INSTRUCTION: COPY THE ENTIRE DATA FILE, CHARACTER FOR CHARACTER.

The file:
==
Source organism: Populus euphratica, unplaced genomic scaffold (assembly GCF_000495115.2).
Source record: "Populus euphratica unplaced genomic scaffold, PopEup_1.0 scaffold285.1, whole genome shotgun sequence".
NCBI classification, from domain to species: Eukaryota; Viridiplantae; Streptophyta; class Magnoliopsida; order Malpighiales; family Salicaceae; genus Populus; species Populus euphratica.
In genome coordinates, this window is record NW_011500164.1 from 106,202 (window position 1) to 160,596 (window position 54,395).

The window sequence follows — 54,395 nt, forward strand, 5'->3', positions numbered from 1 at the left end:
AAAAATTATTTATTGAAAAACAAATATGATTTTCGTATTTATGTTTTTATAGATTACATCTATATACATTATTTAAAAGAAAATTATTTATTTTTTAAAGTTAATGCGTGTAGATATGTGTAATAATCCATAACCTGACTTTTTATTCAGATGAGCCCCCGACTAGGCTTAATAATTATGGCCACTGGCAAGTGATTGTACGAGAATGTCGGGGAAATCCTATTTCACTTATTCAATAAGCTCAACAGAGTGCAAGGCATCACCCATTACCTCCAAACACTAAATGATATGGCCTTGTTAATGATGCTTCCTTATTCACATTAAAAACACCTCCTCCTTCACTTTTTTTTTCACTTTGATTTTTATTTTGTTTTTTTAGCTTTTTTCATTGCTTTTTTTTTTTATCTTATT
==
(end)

Source organism: Populus euphratica, unplaced genomic scaffold (assembly GCF_000495115.2).
Source record: "Populus euphratica unplaced genomic scaffold, PopEup_1.0 scaffold285.1, whole genome shotgun sequence".
NCBI classification, from domain to species: Eukaryota; Viridiplantae; Streptophyta; class Magnoliopsida; order Malpighiales; family Salicaceae; genus Populus; species Populus euphratica.
In genome coordinates, this window is record NW_011500164.1 from 106,202 (window position 1) to 160,596 (window position 54,395).

The window sequence follows — 54,395 nt, forward strand, 5'->3', positions numbered from 1 at the left end:
AAAAATTATTTATTGAAAAACAAATATGATTTTCGTATTTATGTTTTTATAGATTACATCTATATACATTATTTAAAAGAAAATTATTTATTTTTTAAAGTTAATGCGTGTAGATATGTGTAATAATCCATAACCTGACTTTTTATTCAGATGAGCCCCCGACTAGGCTTAATAATTATGGCCACTGGCAAGTGATTGTACGAGAATGTCGGGGAAATCCTATTTCACTTATTCAATAAGCTCAACAGAGTGCAAGGCATCACCCATTACCTCCAAACACTAAATGATATGGCCTTGTTAATGATGCTTCCTTATTCACATTAAAAACACCTCCTCCTTCACTTTTTTTTTCACTTTGATTTTTATTTTGTTTTTTTAGCTTTTTTCATTGCTTTTTTTTTTTATCTTATT